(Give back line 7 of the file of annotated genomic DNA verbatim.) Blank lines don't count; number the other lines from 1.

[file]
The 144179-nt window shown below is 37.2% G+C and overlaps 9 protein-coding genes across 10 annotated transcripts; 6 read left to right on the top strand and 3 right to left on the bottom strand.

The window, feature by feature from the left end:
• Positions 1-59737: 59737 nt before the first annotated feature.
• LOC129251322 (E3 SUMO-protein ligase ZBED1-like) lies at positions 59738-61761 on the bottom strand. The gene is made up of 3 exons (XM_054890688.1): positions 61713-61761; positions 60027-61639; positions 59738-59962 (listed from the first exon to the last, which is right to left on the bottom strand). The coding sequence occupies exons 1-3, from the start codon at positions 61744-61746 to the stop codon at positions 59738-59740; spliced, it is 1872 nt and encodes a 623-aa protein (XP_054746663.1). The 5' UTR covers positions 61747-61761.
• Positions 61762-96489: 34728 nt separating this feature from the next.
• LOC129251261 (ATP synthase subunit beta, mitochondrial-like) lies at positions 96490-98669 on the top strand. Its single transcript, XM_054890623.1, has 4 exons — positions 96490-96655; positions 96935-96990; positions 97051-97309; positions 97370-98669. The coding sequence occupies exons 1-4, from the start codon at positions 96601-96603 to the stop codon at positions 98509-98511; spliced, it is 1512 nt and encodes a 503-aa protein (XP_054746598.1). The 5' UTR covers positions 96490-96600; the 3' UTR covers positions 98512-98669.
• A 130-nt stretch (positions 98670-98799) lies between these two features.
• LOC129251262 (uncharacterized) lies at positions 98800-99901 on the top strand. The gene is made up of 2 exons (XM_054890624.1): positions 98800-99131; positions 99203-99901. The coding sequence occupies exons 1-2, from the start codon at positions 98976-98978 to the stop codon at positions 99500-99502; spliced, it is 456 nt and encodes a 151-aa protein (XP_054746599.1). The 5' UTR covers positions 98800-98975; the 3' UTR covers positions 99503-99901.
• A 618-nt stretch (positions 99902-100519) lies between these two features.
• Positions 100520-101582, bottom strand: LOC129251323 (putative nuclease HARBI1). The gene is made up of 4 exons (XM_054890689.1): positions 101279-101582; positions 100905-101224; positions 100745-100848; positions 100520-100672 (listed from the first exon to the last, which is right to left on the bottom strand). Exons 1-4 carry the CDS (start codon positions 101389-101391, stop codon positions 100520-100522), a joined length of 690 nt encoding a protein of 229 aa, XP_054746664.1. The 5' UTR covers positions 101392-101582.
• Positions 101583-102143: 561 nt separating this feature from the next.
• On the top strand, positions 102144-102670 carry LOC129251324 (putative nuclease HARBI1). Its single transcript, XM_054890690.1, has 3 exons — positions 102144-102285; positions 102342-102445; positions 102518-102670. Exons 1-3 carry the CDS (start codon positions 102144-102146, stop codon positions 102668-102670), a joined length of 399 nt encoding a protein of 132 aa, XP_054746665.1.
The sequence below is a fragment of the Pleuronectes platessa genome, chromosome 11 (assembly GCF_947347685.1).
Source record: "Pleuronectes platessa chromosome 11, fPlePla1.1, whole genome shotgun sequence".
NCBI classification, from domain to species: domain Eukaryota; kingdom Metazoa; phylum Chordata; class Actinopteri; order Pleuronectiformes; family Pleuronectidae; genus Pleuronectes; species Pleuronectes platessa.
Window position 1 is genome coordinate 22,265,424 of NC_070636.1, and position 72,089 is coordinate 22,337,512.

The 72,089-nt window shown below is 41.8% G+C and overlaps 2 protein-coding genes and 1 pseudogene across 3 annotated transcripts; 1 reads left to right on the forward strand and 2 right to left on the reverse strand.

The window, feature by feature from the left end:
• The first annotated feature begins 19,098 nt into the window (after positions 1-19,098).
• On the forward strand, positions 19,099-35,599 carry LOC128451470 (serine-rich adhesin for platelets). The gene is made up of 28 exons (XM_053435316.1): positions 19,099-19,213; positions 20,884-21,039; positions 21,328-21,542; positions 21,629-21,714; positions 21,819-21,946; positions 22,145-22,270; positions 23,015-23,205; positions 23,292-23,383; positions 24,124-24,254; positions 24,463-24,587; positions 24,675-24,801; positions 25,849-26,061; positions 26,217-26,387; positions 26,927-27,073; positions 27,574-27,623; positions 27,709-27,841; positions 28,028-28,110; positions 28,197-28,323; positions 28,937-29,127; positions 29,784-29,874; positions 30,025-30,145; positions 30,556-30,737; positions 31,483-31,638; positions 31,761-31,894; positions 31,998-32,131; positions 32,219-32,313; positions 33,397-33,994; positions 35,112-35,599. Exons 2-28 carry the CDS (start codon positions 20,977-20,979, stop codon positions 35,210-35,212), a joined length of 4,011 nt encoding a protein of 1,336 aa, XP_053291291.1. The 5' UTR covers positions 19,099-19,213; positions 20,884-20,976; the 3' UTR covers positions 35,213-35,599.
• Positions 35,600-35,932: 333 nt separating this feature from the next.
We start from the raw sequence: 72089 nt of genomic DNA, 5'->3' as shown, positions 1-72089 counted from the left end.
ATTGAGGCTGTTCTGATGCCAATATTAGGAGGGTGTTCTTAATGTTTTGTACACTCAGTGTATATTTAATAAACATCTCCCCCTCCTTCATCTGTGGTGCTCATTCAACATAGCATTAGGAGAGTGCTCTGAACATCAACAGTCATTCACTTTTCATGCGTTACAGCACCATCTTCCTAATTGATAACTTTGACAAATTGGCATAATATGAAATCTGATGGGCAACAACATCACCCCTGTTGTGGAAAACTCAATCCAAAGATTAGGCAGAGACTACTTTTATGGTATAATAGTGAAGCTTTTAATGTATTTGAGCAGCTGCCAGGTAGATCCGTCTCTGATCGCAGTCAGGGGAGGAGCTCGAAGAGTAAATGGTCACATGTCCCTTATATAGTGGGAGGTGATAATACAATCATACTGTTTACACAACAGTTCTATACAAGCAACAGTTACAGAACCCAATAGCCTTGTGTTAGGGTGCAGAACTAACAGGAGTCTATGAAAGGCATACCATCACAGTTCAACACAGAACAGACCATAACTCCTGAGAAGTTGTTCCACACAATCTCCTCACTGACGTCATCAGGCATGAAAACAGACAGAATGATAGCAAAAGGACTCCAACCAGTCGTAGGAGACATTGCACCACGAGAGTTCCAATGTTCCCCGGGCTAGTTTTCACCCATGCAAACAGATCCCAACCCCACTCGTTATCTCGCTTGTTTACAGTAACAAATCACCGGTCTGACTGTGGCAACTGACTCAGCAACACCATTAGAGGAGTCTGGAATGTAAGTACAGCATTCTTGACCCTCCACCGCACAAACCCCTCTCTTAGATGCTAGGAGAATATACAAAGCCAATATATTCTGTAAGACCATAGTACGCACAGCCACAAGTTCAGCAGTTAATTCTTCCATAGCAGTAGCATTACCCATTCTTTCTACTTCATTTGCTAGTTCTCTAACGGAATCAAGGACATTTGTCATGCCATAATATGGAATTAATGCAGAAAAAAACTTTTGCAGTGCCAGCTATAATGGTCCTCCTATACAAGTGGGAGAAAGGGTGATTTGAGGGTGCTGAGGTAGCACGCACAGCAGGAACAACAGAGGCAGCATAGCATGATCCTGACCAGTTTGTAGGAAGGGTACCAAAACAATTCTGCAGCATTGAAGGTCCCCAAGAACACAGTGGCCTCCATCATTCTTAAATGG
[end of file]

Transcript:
• A 130-nt stretch (positions 98670-98799) lies between these two features.